Society for American Archaeology Symposium 2013
This symposium was held in conjunction with the 78th Annual Meeting of the Society for American Archaeology on Thursday 4 April 2013 at the Hawaii Convention Center, Honolulu, HI.
Towards A Data Standard for Paleoanthropology
Denné Reed, Department of Anthropology, Univesity of texas at Austin
Shannon McPherron, Max Planck Institute for Evolutionary Anthropology
Data standards provide the framework by which independent archaeology projects can share and exchange information reliably. Developing widely accepted data standards for archaeology is challenging because currently there is no established process or organization vested with the authority to establish standards. Starting with the short-term goal of bring together human origins databases in east Africa, the long-term goal of this project is to seed the process of developing a broad-based standard for paleolithic archaeology. Contributions to this symposium will fit with one or more of the three main themes 1) existing ontologies and data schemas, 2) the standards creation process, 3) integration with standards in allied fields such as biology and geology. This is an electronic symposium where the contributions are published online one month prior to the symposium and will provide the background for discussions during the meeting. The discussions will aim to 1) identify the most useful ontology for representing paleolithic archaeology data sets, 2) develop a list of terms to be used in the data standard (a data lexicon) and 3) outline a process for drafting, reviewing and ratifying a standard within the research community.
PaleoCore: A data integration initiative for prehistory
Denné Reed, University of Texas at Austin
This paper outlines the goals, conceptual structure, and technological framework of the PaleoCore project. PaleoCore seeks to develop a data standard for prehistory that will facilitate the exchange of primary occurrence data across prehistory research projects. Any standard, to be successful, must have support and input from the broad community of prehistory researchers and this is PaleoCore's first priority. Following the adoption of a standard, the PaleoCore initiative further aims to develop software tools that facilitate geospatial data collection and data management consistent with the standard. Finally, PaleoCore will promote the development of a federated network of prehistory geodatabases that researchers, students and the public can access through the web. This distributed network of data providers is modeled on the system developed by the Global Biodiversity Information Facility (GBIF) for biodiversity research. The synthesis and integration of primary data from multiple sources will open new avenues of big-picture integrative analyses of events in human prehistory and evolution.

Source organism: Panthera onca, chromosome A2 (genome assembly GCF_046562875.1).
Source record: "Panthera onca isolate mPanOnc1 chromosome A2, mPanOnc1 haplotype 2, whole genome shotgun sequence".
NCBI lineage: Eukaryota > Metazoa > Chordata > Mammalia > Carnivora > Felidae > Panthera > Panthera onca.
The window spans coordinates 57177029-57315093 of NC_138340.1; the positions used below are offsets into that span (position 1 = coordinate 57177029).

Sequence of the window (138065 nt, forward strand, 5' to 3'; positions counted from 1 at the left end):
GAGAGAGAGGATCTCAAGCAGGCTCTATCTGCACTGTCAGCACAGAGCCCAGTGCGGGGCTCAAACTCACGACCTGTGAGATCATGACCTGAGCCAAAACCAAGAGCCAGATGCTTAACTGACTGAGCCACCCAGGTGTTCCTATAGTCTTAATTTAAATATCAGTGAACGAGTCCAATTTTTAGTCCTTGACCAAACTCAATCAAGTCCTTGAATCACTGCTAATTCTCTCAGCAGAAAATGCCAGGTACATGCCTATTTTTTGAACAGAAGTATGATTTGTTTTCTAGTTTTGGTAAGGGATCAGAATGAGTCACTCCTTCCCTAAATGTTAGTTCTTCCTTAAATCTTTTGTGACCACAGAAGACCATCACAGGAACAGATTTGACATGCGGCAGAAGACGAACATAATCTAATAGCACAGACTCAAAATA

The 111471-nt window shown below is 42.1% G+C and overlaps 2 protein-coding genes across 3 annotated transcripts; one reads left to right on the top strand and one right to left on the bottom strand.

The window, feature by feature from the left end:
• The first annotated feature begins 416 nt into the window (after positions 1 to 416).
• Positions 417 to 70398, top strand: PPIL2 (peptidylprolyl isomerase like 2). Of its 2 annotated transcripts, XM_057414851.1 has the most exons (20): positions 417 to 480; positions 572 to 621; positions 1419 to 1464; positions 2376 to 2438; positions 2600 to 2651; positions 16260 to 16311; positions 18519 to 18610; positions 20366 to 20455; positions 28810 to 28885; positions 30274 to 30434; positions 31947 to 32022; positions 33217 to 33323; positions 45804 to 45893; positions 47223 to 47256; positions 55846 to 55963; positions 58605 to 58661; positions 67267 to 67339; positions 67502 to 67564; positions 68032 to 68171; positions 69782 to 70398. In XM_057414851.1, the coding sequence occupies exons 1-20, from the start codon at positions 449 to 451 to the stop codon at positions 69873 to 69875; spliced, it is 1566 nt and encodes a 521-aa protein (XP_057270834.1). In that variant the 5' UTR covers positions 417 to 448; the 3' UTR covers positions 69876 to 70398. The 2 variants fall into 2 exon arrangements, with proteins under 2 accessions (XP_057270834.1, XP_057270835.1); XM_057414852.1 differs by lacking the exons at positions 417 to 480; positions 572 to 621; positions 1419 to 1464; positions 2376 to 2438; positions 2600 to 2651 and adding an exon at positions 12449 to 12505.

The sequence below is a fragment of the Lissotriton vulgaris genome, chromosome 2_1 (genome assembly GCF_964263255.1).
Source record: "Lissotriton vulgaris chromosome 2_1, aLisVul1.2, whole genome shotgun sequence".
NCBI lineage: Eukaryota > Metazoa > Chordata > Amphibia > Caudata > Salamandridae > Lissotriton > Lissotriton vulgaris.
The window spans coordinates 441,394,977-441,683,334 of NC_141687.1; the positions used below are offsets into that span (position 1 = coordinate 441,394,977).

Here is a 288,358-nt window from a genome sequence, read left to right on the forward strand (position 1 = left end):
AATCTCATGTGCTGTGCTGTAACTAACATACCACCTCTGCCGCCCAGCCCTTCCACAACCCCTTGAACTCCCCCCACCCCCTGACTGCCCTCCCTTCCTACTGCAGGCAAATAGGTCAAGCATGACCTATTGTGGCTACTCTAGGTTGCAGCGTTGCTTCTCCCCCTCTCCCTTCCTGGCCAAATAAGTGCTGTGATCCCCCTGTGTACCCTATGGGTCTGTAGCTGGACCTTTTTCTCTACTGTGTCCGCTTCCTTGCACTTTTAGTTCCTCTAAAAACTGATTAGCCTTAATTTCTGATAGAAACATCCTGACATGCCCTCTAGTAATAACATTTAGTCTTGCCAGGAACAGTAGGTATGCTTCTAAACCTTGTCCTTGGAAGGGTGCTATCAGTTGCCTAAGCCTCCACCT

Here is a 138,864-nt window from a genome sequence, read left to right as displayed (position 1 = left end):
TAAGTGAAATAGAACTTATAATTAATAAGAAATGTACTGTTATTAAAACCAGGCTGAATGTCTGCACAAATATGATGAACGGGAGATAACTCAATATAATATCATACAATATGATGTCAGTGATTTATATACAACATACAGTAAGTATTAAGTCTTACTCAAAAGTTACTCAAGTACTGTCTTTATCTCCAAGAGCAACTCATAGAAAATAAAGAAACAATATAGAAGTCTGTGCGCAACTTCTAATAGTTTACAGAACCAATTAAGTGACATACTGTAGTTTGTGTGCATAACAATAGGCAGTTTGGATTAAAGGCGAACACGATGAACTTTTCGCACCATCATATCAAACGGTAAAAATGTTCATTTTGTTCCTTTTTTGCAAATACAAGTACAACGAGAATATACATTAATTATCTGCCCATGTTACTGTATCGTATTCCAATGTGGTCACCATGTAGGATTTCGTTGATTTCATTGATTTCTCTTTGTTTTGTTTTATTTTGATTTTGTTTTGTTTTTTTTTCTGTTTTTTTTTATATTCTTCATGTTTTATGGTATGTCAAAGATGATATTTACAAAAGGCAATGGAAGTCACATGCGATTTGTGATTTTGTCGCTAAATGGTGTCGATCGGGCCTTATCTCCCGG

Back to the Future: William Henry Holmes and the MSA in the Horn of Africa
John Kappelman, University of Texas at Austin
Marvin Kay, University of Arkansas
Lawrence Todd, University of Texas at Austin
Abraham Thompson, Colorado State University
William Henry Holmes’ publications from the 1890s are the first clear expositions of a production chain approach to stone tool technology. His insights are as useful today as they were then and have justifiably been credited as providing a foundation for the analytical procedures now employed globally. In advocating for their application to the MSA in the Horn of Africa, we examine a linear model of MSA stone tool production and use at sites located along the upper reaches of the Blue Nile River tributaries on the lowland slope of Ethiopia’s northwestern plateau. Controlled excavations and surveys at Shinfa River localities reveal that MSA humans exploited raw materials from both river gravel bars and upland basalt flows. Flakes, points, and prismatic blades were produced by Levallois core reduction, while the recycling of extractive tools resulted in mostly maintenance items such as wedges. Coupling an understanding of this production sequence with microscopic use-wear analyses provides new information about how MSA lithic collections can be systematically classified and evaluated.
Negotiating trade-offs in establishing standards for data resolution and inter-site comparability: Insights from two projects in eastern Africa
Elisabeth Hildebrand, Stony Brook University
Steven Brandt, University of Florida